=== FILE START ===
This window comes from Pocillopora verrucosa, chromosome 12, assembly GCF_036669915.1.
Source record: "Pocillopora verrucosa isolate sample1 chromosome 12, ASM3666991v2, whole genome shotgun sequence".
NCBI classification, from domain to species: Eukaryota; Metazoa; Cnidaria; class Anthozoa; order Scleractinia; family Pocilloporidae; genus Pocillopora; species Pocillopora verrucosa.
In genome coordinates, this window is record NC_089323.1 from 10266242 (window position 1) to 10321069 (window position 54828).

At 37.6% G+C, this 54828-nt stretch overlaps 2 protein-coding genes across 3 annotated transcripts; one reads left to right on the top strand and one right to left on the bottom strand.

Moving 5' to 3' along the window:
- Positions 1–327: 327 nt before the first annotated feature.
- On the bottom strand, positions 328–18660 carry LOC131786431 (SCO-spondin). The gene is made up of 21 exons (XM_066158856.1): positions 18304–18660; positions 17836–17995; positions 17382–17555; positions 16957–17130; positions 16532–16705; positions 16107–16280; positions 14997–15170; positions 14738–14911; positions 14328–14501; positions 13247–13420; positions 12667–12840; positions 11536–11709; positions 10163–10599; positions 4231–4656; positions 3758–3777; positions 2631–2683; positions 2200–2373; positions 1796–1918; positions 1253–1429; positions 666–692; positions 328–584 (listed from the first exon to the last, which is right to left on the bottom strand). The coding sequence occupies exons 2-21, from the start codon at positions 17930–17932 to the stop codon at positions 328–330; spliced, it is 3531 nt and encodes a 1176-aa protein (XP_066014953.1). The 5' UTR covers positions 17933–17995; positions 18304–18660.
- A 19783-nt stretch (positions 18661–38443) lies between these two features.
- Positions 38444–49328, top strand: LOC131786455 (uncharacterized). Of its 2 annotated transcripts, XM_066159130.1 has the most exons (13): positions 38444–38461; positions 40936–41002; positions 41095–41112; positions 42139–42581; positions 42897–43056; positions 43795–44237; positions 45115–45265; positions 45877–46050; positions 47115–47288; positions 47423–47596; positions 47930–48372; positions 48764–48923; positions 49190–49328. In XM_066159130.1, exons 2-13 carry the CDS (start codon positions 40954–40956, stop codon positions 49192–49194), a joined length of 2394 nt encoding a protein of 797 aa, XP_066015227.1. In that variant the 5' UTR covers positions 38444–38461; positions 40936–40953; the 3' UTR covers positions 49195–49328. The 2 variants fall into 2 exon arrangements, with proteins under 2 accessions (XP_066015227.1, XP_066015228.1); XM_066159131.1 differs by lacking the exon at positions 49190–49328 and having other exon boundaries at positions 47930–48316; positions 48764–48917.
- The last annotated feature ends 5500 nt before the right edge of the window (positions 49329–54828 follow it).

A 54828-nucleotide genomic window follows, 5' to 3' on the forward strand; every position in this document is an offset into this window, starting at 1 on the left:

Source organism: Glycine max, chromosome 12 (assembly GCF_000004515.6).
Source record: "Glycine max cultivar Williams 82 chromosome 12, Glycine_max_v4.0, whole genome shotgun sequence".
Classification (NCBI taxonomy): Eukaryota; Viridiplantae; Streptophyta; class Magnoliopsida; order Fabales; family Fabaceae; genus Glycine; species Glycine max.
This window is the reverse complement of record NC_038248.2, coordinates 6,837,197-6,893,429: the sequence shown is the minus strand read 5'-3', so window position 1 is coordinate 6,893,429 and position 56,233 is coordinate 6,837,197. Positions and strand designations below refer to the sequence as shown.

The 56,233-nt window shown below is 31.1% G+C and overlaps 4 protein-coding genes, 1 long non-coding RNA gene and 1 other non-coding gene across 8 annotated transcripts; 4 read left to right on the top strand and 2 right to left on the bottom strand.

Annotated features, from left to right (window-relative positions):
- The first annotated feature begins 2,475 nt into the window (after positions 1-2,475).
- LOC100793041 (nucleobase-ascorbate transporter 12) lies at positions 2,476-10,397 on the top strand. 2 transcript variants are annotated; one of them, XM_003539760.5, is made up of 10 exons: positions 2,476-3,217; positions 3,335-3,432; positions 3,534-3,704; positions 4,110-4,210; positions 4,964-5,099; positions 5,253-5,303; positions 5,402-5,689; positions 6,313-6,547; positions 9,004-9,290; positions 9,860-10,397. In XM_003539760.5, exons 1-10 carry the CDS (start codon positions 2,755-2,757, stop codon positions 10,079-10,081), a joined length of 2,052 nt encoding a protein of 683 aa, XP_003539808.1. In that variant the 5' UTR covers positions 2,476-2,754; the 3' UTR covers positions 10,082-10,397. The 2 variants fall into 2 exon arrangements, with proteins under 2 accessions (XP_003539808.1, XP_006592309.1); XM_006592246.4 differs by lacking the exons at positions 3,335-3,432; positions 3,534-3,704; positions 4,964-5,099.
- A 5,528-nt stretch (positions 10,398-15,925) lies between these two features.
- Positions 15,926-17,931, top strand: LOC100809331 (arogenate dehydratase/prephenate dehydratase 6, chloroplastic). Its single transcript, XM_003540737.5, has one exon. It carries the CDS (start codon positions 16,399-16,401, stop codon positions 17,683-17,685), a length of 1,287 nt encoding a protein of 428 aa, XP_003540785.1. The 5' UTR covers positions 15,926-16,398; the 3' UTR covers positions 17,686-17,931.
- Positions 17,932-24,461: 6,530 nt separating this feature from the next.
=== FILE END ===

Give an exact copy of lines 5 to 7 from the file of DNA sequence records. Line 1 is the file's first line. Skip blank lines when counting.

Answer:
At 37.6% G+C, this 54828-nt stretch overlaps 2 protein-coding genes across 3 annotated transcripts; one reads left to right on the top strand and one right to left on the bottom strand.

Moving 5' to 3' along the window:
- Positions 1–327: 327 nt before the first annotated feature.